Michigan officials issue order to stop use of Bamboo brand hand sanitizers, call for product to be removed from shelves
The Michigan Department of Agriculture and Rural Development issued an order to stop use of Bamboo brand hand sanitizers. LANSING, Mich. – The Michigan Department of Agriculture and Rural Development (MDARD) issued a Stop-Use and Stop-Removal order for Bamboo Moisturizing brand hand sanitizer, citing that the product does not meet the labeled alcohol content. “Hand sanitizers have become one of the critical tools for preventing COVID-19. The department’s Weights and Measures section is conducting additional sampling of various hand sanitizers to ensure they meet the minimum criteria. View the Stop-Use and Stop-Removal order below
Officials: Don’t panic buy toilet paper, paper towel or other items because it causes a ripple effect in the supply chain
LANSING, Mich. – Officials are reminding Michigan residents that they shouldn’t panic buy products like toilet paper, paper towel and other items. “Michigan has an ample supply of food products and other items. But, when shoppers panic buy products like toilet paper, paper towel and other items, it creates a ripple effect within the supply chain,” said McDowell. Consumers should plan for essentials in weekly increments to ensure that supply levels remain steady over the next few weeks. READ: Metro Detroit grocery stores face second wave of supply demand amid COVID-19 pandemic
Bodies of invasive spotted lanternfly found in Michigan
LANSING, Mich. – Dead spotted lanternfly insects were found in Michigan in recent weeks, according to The Michigan Department of Agriculture and Rural Development (MDARD). MDARD is asking freight carriers, warehouse workers and delivery drivers to be on the lookout for the spotted lanternfly. Officials said there is no evidence of an established population of the spotted lanternfly in Michigan. The spotted lanternfly sucks sap from host plants and secrets large amounts of a sugar-rich, sticky liquid called honeydew. People involved in transporting and handling goods or freight should become familiar with identifying spotted lanternfly adults and egg masses.
Michigan officials take steps to protect pine trees from devastating invasive mountain pine beetle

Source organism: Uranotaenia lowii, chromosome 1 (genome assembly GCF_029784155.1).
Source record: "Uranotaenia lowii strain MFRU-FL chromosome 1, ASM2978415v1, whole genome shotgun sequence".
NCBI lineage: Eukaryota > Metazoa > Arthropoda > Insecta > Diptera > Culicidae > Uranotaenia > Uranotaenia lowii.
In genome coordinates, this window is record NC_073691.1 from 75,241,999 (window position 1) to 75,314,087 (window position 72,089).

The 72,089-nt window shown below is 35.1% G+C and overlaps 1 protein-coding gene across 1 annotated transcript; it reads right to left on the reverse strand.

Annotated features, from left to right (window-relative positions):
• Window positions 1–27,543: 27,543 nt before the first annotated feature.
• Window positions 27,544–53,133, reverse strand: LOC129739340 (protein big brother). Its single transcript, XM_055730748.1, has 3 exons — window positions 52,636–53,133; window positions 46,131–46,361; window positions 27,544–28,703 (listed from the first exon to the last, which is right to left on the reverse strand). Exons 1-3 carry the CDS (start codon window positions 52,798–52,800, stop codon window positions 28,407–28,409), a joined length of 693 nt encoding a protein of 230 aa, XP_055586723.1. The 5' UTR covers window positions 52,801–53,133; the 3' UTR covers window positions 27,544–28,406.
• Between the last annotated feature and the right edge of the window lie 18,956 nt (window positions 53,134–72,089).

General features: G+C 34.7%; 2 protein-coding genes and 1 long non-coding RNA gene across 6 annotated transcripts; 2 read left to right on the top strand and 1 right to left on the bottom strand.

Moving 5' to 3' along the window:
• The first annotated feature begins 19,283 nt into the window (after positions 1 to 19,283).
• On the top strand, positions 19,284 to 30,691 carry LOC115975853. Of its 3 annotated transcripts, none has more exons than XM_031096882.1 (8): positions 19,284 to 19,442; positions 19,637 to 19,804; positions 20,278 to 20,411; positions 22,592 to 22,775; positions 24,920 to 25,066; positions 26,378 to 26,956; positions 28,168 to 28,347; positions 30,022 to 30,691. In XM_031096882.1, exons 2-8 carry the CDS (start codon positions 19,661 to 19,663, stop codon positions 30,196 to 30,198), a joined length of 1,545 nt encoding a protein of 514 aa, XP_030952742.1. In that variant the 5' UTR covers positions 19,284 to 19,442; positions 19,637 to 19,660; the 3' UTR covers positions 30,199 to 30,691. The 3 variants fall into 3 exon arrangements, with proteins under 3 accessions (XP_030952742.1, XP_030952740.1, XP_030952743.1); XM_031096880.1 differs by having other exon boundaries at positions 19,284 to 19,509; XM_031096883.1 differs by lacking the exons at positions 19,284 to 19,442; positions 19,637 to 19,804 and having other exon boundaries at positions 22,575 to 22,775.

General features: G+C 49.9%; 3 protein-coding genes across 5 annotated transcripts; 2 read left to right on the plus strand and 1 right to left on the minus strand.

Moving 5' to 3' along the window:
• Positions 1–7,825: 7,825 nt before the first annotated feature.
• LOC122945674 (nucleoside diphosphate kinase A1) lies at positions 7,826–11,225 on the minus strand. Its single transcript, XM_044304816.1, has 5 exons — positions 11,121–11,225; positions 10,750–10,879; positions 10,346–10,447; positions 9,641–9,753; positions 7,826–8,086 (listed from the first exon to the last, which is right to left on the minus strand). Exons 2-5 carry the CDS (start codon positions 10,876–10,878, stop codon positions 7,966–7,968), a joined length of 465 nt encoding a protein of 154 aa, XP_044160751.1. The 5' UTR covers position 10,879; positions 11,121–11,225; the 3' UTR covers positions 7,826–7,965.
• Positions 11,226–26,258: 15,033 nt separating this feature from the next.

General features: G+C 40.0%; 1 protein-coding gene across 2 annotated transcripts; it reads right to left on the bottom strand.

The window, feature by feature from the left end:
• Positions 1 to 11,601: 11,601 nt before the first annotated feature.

LANSING, Mich. – Steps are being taken to protect Michigan’s pine trees from the mountain pine beetle. The mountain pine beetle is a destructive forest pest in North America. READ: More invasive species coverageWhat is a mountain pine beetle? Mountain pine beetles is an insect native to the forests of western North America and is also known as the Black Hills beetle or the Rocky Mountain pine beetle. Michigan’s pine resources are at risk of attack by MPB, including white pine, jack pine, red pine, Austrian pine, and Scots pine.
Michigan officials remind schools, businesses to only use EPA-approved disinfectants
LANSING, Mich. – Michigan officials want to remind schools and businesses to only use EPA-approved disinfectants. Michigan Department of Agriculture and Rural Development (MDARD) said that the products that meet the Environmental Protection Agency’s (EPA) criteria for use against the virus that cause coronavirus (COVID-19) are listed here. “Disinfecting is a critical step in preventing and reducing the spread of viruses, bacteria, including SARS-CoV-2, the novel coronavirus causing COVID-19,” said Brian Verhougstraete, MDARD’s Pesticide Section Manager. “Always remember that you are required by state and federal law to follow the label when using disinfectants. This includes safe use of the disinfectant, the types of approved surfaces an adhering to the contact time, which is the amount of time the surface should be visibly wet.”MDARD reminds school districts to:Use EPA-registered disinfectants and follow all label directionsDo not use disinfectant as hand wipes or in place of sanitizersKeep out of reach of students, children should not use disinfectantsAvoid touching wet surfaces and always wash hands after useKeep the surface wet for the required contact timeKeep lids tightly closed and out of reach from children when not in useREAD: More COVID-19 coverage